Contesting a Will or Estate Distribution
When you wish to contest a will, time is of the essence. If you have just received notice that a will is going to be probated, you need to contact an attorney right away. If you do not file your contest of the will before it is admitted to probate at the court hearing stated in the papers that you received, successfully contesting it will be much harder. If you file your will contest before it is admitted to probate at the court hearing, the burden will be on the party seeking to admit the will to prove that it is valid. If, however, you file your contest after the will has already been admitted by the court, the burden will be on you to disprove the validity of the will.
Some of the questions concerning the validity of a will include whether there is a newer will that revoked the will seeking to be admitted, the competency of the person at the time he or she made the will, or if the will was handwritten, whether the handwriting is actually that of the deceased person.
Whether there is a will or not, sometimes there is some question as to the propriety of the distribution of the decedent's estate. In the case of a will this would be someone named in the will not receiving their appropriate share as set out in the will. In the event that there was no will, heirs may not have received their appropriate share under the laws of intestacy.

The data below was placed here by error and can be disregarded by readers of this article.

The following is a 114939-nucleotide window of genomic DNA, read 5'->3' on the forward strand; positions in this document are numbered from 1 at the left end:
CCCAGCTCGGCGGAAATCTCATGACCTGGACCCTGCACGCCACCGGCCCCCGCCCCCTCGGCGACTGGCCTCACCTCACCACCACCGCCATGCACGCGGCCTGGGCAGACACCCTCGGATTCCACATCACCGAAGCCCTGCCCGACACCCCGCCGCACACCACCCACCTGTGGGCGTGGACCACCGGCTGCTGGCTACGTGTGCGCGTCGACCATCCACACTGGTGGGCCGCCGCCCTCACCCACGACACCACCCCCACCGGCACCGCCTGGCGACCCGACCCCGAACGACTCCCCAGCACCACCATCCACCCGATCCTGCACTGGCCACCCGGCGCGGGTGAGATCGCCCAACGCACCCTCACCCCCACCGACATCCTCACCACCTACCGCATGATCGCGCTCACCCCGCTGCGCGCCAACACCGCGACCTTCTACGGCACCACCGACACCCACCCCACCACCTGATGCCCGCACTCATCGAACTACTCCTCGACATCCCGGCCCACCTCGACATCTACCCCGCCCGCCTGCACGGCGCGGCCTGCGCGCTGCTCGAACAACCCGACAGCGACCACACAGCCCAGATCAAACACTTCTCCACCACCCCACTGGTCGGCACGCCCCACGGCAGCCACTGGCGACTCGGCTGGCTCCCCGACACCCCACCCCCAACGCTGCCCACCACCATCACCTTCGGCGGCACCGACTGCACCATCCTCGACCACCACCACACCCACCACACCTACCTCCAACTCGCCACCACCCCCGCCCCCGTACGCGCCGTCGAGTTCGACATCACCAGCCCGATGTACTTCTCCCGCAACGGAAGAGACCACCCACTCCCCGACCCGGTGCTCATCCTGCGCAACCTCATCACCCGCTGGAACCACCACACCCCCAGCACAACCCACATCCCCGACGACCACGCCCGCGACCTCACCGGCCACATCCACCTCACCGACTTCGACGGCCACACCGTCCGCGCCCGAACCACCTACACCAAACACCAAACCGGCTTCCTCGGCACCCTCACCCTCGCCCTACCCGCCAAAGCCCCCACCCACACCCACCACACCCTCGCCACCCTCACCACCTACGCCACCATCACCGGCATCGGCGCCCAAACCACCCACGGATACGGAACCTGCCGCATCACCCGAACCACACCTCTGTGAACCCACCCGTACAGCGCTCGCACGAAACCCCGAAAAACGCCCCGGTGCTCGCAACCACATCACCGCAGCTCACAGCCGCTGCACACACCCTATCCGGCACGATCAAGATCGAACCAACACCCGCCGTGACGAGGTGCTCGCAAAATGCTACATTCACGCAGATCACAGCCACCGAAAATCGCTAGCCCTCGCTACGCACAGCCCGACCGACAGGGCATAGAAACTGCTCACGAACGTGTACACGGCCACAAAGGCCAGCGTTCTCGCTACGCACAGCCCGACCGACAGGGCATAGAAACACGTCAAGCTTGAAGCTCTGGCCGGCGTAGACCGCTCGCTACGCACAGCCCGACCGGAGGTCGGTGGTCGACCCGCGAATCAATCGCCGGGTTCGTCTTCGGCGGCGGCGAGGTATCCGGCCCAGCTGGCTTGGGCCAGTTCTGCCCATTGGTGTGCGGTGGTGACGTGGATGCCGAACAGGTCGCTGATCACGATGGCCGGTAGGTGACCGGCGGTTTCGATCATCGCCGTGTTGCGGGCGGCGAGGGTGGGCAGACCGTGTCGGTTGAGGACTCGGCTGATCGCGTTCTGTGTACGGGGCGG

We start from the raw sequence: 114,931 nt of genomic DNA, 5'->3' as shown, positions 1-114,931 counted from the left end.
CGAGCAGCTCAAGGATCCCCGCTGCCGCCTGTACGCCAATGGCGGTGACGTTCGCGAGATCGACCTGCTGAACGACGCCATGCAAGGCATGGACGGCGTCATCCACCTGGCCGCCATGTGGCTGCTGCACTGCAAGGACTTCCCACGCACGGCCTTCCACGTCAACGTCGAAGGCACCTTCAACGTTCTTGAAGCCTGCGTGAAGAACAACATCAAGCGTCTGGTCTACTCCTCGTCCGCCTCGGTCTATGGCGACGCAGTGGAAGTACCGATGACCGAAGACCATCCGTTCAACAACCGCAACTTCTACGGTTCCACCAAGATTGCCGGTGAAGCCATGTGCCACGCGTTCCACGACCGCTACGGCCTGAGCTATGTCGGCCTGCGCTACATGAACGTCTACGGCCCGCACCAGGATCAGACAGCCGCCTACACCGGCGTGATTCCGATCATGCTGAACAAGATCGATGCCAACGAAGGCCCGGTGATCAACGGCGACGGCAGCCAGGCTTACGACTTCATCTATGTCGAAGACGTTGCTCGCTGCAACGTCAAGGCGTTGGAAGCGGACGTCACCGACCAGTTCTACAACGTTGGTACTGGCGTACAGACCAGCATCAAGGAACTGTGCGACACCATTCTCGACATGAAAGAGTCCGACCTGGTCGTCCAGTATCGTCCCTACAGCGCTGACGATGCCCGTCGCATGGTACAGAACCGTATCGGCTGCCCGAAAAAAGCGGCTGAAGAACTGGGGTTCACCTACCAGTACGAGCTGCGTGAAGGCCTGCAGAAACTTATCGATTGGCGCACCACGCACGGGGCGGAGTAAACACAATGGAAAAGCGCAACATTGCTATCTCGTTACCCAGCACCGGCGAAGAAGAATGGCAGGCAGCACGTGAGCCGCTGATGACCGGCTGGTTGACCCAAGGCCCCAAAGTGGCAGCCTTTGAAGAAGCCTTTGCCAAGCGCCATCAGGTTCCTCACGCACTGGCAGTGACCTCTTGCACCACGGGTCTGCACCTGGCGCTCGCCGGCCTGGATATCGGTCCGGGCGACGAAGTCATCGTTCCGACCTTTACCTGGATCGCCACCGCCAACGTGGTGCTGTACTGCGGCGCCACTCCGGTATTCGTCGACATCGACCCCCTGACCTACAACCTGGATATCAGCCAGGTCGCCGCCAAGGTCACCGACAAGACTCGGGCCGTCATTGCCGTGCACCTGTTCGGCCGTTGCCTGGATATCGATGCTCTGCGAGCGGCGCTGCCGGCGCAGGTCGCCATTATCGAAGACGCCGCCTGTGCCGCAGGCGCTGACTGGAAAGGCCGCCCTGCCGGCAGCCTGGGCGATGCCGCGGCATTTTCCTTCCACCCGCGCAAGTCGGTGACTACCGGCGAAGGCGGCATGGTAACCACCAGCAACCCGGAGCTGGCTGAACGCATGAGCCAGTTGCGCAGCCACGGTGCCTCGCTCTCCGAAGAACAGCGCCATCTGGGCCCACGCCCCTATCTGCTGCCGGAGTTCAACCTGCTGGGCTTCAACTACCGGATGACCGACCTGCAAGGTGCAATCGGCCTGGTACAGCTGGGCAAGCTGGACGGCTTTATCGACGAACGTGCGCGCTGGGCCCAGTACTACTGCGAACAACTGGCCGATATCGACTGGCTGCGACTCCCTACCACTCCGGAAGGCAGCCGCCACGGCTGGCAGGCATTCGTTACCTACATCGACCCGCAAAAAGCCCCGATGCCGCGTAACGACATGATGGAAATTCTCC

In any event, you should not delay as your claim could be time-barred for failing to action in sufficient time. Even if your claim is not yet time-barred, recovery of gifts under a will or inheritance without a will only becomes more difficult as time passes.
Do not delay if you wish to contest a will or distribution, contact us now at (210) 802-9377 for a free consultation.
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